union the management is forced to construct houses for
its employees it may be considered as derivative force.

organizations make major
 Radical change:
innovations in the ways they do business
 Stages of Radical Change*

Unfreezing Transitioning Refreezing

Lewin’s Three-Step Change Process
 Unfreezing
 Identifying need for change
 Usually involves reducing those forces maintaining the
organization’s behavior at its present level
 Help people accept that change is needed because the
existing situation is not adequate
 Moving
 Implementing the change
 Shifts the organization’s behaviors to a new level
 Involves rearranging of current work norms and
relationships to meet new needs

Stabilizes the organization at a new state of equilibrium

Reinforces the changes made so that the new ways of

behaving become stabilized

ongoing process of evolution over
 Incremental change:
time, during which many small adjustments occur

people who strive to create radical

 Tempered radicals:
change but do so by prodding an organization to
make many small incremental changes

 Total quality management: relies heavily on continuous

incremental change
 Reactive change: occurs when an
organization is forced to adapt or innovate
in response to some event in the external
or internal environment

 Anticipatory change: occurs when

managers make organizational
modifications based on forecasts of
upcoming events or early in the cycle of a
new trend
Types of Organizational Change

Adjustments Incremental Incremental
Degree of Change
Anticipatory Reactive
Change Change

Radical Radical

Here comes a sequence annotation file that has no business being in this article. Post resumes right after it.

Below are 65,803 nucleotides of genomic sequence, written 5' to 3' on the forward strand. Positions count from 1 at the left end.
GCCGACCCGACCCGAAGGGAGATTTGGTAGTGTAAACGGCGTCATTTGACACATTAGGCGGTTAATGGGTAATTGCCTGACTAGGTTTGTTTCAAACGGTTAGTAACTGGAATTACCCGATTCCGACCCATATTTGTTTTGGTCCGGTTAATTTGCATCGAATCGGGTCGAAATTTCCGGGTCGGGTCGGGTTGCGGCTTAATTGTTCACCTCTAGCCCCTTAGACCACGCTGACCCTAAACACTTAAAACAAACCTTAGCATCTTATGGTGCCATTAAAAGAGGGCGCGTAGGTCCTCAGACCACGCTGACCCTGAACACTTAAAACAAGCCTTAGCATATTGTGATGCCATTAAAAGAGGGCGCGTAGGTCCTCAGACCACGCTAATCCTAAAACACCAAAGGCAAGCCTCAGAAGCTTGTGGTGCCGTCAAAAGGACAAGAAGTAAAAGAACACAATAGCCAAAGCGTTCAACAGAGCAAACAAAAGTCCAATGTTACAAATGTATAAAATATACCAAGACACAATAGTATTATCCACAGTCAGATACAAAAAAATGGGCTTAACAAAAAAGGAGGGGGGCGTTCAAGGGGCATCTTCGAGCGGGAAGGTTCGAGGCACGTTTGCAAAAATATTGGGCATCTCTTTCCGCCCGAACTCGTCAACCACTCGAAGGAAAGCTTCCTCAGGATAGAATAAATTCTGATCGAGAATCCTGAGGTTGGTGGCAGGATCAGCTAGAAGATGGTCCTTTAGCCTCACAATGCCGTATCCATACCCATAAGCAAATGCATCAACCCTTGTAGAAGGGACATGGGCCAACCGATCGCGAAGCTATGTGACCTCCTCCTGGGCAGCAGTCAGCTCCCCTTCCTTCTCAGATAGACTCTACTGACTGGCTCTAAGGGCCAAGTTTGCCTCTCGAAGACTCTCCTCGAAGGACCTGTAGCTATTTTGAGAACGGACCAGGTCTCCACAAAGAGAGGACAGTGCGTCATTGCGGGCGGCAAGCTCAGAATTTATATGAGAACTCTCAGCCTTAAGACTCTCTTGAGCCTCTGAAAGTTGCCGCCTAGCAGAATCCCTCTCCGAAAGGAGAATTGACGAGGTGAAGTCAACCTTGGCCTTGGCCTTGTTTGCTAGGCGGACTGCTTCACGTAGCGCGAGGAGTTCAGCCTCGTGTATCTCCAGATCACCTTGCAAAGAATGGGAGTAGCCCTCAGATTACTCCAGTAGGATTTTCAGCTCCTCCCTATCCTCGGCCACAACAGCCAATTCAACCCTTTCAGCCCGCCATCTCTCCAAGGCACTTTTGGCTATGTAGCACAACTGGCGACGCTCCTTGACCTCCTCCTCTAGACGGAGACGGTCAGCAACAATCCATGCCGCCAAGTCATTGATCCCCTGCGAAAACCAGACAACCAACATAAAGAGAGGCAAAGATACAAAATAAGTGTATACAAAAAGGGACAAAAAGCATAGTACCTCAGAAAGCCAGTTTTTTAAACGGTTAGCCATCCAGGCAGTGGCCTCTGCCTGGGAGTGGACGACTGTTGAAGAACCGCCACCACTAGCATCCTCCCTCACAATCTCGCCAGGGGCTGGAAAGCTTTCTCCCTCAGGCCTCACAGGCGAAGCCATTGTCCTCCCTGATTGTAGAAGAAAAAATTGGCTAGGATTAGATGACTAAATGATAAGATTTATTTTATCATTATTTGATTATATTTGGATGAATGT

Anticipatory Reactive
Major Change Change
Timing of Change
Before Major Shifts in After Major Shifts in
the Environment the Environment
The Process of Organizational
Change Start
2. Determine the
1. Assess the Performance
Environment Gap

3. Diagnose
7. Monitor the Organizational
Changes Problems

6. Anticipate 4. Articulate and

Resistance and Communicate a
Take Action to 5. Develop and Vision for the
Reduce Implement an Future
Action Plan
Human reactions to change
1. Acceptance: Individuals perceive change will
affect him favourably.

2. Resistance: Individuals perceive change will

affect him unfavourably.

3. Indifference: When people fail to realise the

impact of change or they feel that they will not
be affected by the change; either way they
remain indifferent.

4. Forced acceptance: People are forced to accept

the change though they may resist at initial
Sources of Resistance to Change

Individual Resistance Organizational

* Perception
* Personality * Organization design
* Habit * Organizational culture
* Threats to power * Resource limitations
and influence * Fixed investments
* Fear of the unknown * Interorganizational
* Economic reasons agreements

Resistance to Change
Minimizing Resistance to Change
Communication  Highest priority and first
strategy for change
 Improves urgency to change
 Reduces uncertainty (fear of
Minimizing Resistance to Change
 Provides new knowledge and
Training skills
 Includes coaching and action
 Helps break old routines and
adopt new roles
Minimizing Resistance to Change
 Increases ownership of change
Training  Helps saving face and
reducing fear of unknown
Involvement  Includes task forces, search
Minimizing Resistance to Change
Communication  When communication, training,
and involvement do not resolve
Training stress
 Potential benefits
Employee  More motivation to change
 Less fear of unknown
Stress  Fewer direct costs
Minimizing Resistance to Change

 When people clearly lose
something and won’t otherwise
Employee support change
Involvement  Influence by exchange--
Stress reduces direct costs

Minimizing Resistance to Change

 When all else fails
Employee  Assertive influence
 Firing people -- radical form of
Management “unlearning”
 Problems
Negotiation • Reduces trust
• May create more subtle
Coercion resistance
Technological Change Organizational Redesign

Job Redesign Organizational